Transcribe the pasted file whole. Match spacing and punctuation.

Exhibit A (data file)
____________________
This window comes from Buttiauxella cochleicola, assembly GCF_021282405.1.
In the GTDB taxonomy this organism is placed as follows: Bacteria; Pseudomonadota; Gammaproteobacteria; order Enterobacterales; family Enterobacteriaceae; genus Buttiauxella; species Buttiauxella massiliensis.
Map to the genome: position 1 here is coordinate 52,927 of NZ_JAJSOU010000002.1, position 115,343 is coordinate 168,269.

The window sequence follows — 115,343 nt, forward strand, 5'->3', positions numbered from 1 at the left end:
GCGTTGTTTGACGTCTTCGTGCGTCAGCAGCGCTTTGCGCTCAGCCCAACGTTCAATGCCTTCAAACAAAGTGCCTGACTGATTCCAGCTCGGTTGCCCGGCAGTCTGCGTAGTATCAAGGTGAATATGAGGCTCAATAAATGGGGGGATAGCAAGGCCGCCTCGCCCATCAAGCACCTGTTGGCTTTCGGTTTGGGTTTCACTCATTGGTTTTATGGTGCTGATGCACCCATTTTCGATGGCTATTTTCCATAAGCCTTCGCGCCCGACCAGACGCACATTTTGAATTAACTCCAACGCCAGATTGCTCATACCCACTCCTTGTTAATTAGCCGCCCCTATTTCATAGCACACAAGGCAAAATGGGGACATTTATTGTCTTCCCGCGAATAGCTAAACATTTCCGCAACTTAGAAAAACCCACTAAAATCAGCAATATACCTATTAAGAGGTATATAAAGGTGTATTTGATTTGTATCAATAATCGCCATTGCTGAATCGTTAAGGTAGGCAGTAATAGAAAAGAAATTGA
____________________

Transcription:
This window comes from Buttiauxella cochleicola, assembly GCF_021282405.1.
In the GTDB taxonomy this organism is placed as follows: Bacteria; Pseudomonadota; Gammaproteobacteria; order Enterobacterales; family Enterobacteriaceae; genus Buttiauxella; species Buttiauxella massiliensis.
Map to the genome: position 1 here is coordinate 52,927 of NZ_JAJSOU010000002.1, position 115,343 is coordinate 168,269.

The window sequence follows — 115,343 nt, forward strand, 5'->3', positions numbered from 1 at the left end:
GCGTTGTTTGACGTCTTCGTGCGTCAGCAGCGCTTTGCGCTCAGCCCAACGTTCAATGCCTTCAAACAAAGTGCCTGACTGATTCCAGCTCGGTTGCCCGGCAGTCTGCGTAGTATCAAGGTGAATATGAGGCTCAATAAATGGGGGGATAGCAAGGCCGCCTCGCCCATCAAGCACCTGTTGGCTTTCGGTTTGGGTTTCACTCATTGGTTTTATGGTGCTGATGCACCCATTTTCGATGGCTATTTTCCATAAGCCTTCGCGCCCGACCAGACGCACATTTTGAATTAACTCCAACGCCAGATTGCTCATACCCACTCCTTGTTAATTAGCCGCCCCTATTTCATAGCACACAAGGCAAAATGGGGACATTTATTGTCTTCCCGCGAATAGCTAAACATTTCCGCAACTTAGAAAAACCCACTAAAATCAGCAATATACCTATTAAGAGGTATATAAAGGTGTATTTGATTTGTATCAATAATCGCCATTGCTGAATCGTTAAGGTAGGCAGTAATAGAAAAGAAATTGA